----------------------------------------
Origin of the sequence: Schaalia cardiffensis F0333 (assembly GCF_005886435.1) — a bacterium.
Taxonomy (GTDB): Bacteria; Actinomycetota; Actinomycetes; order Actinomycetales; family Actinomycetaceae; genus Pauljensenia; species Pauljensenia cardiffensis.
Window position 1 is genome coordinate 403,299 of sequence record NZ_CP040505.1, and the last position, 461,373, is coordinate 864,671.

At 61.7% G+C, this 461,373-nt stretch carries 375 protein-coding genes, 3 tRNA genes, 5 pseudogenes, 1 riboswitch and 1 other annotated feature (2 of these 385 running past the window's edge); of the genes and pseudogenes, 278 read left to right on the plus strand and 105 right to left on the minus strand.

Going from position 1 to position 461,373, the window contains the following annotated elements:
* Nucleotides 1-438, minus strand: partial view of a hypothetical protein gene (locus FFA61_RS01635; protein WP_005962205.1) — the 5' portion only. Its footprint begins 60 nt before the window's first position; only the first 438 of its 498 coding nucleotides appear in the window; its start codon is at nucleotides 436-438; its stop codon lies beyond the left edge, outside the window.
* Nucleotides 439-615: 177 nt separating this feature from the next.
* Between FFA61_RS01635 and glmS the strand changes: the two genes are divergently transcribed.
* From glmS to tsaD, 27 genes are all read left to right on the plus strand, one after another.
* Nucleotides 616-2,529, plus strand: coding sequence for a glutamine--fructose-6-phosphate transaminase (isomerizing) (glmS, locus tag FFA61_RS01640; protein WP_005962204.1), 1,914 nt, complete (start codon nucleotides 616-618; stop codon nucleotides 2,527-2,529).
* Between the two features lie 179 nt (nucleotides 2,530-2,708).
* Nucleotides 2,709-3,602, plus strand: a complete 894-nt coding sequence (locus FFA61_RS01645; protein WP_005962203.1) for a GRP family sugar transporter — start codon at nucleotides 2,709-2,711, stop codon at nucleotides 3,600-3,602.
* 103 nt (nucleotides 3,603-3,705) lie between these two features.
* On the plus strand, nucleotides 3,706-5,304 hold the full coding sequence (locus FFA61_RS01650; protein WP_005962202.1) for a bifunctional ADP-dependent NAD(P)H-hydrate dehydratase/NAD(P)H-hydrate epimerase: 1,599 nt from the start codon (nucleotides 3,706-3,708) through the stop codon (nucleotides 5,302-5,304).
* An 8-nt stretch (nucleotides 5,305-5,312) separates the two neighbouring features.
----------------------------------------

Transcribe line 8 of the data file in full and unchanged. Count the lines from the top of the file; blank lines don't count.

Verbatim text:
* Between FFA61_RS01635 and glmS the strand changes: the two genes are divergently transcribed.